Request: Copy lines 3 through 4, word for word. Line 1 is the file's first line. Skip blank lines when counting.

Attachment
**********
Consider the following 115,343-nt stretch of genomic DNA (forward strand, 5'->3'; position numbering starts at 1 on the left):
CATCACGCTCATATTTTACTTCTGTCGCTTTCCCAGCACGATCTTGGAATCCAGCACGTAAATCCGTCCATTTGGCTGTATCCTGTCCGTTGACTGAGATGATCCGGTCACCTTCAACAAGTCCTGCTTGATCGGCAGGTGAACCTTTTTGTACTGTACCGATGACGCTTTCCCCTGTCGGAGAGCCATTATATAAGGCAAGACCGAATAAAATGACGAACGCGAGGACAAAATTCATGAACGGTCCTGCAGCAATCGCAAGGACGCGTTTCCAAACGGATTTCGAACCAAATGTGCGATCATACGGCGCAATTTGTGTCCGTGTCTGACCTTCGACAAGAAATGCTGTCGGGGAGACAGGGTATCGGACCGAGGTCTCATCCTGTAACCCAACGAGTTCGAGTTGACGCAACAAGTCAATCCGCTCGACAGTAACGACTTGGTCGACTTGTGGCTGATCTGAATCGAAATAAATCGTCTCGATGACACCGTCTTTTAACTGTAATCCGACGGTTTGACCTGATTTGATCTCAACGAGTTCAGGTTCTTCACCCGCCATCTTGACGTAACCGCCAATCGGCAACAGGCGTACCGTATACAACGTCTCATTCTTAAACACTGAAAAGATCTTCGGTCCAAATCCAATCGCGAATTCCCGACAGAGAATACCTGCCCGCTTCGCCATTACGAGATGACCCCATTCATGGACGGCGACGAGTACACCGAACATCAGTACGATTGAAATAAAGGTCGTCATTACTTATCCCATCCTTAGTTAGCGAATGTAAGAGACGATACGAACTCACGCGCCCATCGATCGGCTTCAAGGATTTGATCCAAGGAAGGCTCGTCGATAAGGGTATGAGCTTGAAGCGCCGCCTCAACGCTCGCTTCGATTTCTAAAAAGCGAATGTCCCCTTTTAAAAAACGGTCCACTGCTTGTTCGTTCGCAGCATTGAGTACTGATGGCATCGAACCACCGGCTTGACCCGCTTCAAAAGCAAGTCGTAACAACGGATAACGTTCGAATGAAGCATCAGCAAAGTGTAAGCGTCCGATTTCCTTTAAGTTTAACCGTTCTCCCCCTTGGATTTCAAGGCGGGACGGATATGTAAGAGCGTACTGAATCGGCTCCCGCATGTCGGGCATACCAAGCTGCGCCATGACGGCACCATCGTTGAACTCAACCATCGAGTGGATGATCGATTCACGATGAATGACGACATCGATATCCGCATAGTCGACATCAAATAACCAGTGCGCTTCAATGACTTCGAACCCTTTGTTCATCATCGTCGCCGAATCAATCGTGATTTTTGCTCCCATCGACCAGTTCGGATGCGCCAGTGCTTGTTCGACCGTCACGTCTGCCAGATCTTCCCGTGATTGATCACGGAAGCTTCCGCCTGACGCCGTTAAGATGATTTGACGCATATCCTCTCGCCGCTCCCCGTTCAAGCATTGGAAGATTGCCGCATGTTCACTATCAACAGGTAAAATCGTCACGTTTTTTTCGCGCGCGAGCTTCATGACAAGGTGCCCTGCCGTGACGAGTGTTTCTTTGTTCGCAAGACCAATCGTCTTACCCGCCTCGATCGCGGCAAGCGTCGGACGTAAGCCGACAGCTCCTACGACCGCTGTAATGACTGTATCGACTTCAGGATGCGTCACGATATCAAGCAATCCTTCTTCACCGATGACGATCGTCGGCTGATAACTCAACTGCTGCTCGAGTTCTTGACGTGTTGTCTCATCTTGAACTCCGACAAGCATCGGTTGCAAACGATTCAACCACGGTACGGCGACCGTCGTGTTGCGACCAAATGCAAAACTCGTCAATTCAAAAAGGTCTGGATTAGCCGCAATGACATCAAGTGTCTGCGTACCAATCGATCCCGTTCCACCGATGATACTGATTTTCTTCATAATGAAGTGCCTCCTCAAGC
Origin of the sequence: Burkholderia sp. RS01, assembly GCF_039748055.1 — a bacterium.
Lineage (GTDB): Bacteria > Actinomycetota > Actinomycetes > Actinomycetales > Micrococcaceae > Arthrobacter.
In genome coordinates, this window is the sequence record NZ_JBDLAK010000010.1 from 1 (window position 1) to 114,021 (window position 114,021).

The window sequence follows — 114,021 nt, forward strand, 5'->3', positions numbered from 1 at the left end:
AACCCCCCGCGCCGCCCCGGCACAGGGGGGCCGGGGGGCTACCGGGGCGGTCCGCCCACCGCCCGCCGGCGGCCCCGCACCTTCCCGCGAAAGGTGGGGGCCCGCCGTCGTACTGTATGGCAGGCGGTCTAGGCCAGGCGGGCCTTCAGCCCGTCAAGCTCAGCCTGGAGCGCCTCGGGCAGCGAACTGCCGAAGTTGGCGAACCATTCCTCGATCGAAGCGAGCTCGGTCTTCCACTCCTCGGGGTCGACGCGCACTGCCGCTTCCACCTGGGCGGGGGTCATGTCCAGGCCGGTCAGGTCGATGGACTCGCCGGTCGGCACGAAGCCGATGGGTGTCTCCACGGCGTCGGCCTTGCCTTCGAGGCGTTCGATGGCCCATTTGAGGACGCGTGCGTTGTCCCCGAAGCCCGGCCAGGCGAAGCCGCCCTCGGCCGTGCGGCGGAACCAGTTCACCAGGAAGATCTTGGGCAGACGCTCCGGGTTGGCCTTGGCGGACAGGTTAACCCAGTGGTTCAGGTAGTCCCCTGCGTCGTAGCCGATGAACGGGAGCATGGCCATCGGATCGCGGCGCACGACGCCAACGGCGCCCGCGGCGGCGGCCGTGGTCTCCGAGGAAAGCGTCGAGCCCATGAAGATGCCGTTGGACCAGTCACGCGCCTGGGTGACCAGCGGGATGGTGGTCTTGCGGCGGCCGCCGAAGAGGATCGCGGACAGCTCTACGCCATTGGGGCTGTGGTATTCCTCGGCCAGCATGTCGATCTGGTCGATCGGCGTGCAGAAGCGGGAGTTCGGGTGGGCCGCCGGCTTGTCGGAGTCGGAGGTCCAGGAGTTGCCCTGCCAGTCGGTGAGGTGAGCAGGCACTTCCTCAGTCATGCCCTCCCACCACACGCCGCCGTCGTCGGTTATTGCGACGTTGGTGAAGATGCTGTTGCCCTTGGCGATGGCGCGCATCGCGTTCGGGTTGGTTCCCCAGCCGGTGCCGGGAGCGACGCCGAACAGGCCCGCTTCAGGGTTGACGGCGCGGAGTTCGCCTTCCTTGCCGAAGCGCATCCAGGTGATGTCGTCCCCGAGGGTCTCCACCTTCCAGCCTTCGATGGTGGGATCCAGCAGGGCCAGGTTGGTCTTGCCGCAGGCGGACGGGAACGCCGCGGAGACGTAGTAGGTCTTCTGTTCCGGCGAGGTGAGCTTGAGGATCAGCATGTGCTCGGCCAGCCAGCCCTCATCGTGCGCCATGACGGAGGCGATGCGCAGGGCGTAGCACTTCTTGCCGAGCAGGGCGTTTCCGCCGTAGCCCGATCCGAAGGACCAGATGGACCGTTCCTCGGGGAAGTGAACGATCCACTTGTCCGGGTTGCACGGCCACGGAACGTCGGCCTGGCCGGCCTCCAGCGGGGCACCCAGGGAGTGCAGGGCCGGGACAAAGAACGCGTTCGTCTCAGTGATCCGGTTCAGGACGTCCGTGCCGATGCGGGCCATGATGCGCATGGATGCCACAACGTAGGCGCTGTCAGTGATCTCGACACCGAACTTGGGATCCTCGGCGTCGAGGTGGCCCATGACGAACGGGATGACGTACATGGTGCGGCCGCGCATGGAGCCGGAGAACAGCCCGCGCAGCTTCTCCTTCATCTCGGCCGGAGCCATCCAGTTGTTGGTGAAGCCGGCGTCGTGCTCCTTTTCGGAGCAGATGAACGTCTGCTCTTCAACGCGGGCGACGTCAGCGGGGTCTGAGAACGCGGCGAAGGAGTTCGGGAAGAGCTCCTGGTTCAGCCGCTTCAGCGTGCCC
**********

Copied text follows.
Origin of the sequence: Burkholderia sp. RS01, assembly GCF_039748055.1 — a bacterium.
Lineage (GTDB): Bacteria > Actinomycetota > Actinomycetes > Actinomycetales > Micrococcaceae > Arthrobacter.